Now that you know how to pay for things you absolutely need in order to survive, let’s move forward and look at the things you want to pay for in order to more than survive.
Whatever you have leftover from your paycheck(s) after you pay for the necessities is called a discretionary income. You can use your discretion (hence the name) to decide what you want to spend it on. It can be difficult to not go overboard or not budget enough for these things–keep in mind what we talked about concerning indulging.
Here’s what I suggest– figure out the minimum you need or want to spend on each of these things, then do the math to figure out if you have any discretionary money left over and then go back and add more on to things you want. Some things are easy, for example, your gym membership is going to be the same each month. Some are harder, for example you don’t need a haircut every month (probably) so that budget will change from month to month.
Now, entertainment is a whole other animal. You need to take a quick second to figure out how often you do fun things and how much they cost. Do you like going to the movies once a week? Do you get popcorn when you go? That’s $15 a week times four weeks is $60 a month for movies at least. Like to go out and eat and drink with friends? Let’s say you get an entree at a mid-scale restaurant. That’s $15 with tax and tip, maybe. Then you go out for drinks with friends at a bar; you get three drinks and buy a round for friends? That’s $40 easily including tax and tip (and that’s at a cheap bar, where each drink is $6). If you like doing this at least once a week, that’s $220 a month for restaurants you have to put aside.
If this sounds too complicated you can do what I like to call the EZ-Fun Method: Income-necessities-known discretionaries (gym, educations, health/beauty costs, travel, finances)= leftover amount can be used for all the entertainment/restaurants/shopping it can get you.
The two that can be most intimidating for people our age is travel and finance–but they’re important. If you go home for the holidays, have a week-long trip you want to take with your significant other when your vacation comes up at work, or if you have a big European tour you want to take, you have to save money for it. Figure out the exact cost of your trip (listen, if you can’t figure out how much a Spring Break trip to Mexico is going to cost you, you shouldn’t go. I don’t care. Don’t forget any shopping you want to do wherever you go.), then divide that amount by how many months you have until the trip date. That amount is how much you have to save a month, which you have to budget for. If you can’t afford to save that much monthly, then you obviously can’t really afford the trip– either push the date back, cut back on some of your other discretionary budget items to prioritize the trip, or get more money.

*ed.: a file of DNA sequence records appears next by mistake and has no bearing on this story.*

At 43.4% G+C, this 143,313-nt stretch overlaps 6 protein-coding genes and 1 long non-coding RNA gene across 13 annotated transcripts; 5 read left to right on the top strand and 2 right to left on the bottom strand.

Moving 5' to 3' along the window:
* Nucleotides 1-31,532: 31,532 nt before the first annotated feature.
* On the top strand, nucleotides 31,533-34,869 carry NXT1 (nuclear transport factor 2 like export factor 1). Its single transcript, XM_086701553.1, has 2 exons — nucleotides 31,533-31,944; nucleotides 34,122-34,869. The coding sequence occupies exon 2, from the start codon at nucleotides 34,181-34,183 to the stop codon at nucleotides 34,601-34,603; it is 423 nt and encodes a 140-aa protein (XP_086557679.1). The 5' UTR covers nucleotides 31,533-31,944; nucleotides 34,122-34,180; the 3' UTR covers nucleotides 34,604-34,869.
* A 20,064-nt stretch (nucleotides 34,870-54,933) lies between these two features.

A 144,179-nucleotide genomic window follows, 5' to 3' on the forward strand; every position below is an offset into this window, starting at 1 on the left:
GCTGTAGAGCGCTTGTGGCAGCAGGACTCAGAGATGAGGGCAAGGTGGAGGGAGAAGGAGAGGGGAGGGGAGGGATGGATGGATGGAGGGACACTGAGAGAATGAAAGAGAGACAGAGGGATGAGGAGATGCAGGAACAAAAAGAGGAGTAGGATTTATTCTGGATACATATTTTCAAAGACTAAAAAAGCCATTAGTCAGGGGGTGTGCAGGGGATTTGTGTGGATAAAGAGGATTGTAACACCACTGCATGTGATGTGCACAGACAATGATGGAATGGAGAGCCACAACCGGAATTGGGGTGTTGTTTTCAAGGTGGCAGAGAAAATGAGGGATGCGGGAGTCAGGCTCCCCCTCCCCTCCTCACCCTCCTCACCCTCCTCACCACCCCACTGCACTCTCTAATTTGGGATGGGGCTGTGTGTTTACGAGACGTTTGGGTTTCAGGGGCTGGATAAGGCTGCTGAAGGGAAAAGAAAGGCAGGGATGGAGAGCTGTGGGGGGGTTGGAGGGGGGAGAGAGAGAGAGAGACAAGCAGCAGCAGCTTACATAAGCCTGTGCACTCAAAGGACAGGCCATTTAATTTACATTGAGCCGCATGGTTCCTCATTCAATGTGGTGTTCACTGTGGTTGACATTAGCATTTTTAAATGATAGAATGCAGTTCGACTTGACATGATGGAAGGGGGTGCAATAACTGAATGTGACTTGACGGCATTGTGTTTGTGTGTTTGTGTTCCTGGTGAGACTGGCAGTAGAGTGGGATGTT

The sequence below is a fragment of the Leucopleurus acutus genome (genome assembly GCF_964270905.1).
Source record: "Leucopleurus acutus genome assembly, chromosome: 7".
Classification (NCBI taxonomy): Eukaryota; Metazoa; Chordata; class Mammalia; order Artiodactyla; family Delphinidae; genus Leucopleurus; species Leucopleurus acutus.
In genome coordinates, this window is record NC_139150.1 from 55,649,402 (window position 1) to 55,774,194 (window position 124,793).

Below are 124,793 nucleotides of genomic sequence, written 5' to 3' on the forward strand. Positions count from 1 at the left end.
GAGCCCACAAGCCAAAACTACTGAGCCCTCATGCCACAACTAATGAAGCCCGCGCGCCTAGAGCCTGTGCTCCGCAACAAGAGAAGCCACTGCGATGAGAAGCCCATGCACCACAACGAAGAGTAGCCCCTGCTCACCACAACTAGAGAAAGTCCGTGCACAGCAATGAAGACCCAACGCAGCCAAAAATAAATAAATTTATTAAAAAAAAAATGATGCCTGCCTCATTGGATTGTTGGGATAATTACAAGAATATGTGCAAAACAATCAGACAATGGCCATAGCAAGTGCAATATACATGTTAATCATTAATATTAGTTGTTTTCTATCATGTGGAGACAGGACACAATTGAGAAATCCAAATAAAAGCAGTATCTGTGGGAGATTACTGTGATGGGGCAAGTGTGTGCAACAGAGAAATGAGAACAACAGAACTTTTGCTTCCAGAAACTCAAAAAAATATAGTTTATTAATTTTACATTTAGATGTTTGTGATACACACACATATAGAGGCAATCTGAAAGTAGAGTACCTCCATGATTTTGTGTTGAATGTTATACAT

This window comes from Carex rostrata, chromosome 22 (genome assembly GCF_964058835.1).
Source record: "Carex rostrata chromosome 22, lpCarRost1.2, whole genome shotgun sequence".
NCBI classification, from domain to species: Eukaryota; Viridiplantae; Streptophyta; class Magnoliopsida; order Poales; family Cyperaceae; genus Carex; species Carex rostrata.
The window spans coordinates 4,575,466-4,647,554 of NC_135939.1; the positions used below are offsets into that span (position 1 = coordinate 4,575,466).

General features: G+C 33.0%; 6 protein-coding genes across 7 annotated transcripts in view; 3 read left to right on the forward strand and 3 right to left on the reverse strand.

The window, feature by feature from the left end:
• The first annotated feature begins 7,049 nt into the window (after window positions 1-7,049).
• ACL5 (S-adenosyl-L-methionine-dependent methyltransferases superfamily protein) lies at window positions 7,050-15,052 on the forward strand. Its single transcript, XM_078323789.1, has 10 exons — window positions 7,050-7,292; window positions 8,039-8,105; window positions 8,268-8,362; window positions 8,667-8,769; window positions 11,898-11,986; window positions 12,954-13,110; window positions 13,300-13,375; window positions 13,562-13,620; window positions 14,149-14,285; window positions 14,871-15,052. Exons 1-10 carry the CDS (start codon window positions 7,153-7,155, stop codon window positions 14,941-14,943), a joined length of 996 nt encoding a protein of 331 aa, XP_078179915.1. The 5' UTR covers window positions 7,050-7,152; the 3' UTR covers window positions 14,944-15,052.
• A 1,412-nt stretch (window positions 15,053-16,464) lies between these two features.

Financial. What is that doing on your budget? You need to plan to put money away to either make more money or to use later. Allocate $50 a month (or more or less) to investing. Grow that money! Or put some away to save for a special plan– wedding, car, house, huge trip abroad, whatever. Whenever you plan on paying for this special thing, divide the amount you want saved by the months you have until the big day and that’s how much you need to put away a month.
Education (books, fees, etc):
Entertainment (movies, recreation, etc):
Shopping (shoes, games):
Health/Personal (gym fees, doctors, haircuts, waxes, mani/pedis etc):
Financial (investing, loaning money, non-emergency savings, etc):
Notice how savings and retirement wasn’t on the list? That’s because they’re things that you should just do automatically–before necessities and discretionary. You cannot afford not to save and plan for retirement. Trust me. How do you figure out how much you should save and put away for retirement? Luckily we’ve already covered saving.
For retirement, it gets complicated; I’m going to make an entirely separate post about retiring, but for now, just pick a flat amount per month, like $25-100 a month and put it in your savings. When we cover what kind of accounts to put your retirement money in, you can just transfer what you’ve already saved for retirement. Since you’re starting so early, you can afford to put in less per month, as long as you’re putting in something.
Congratulations! You’re continuing to take control of your finances.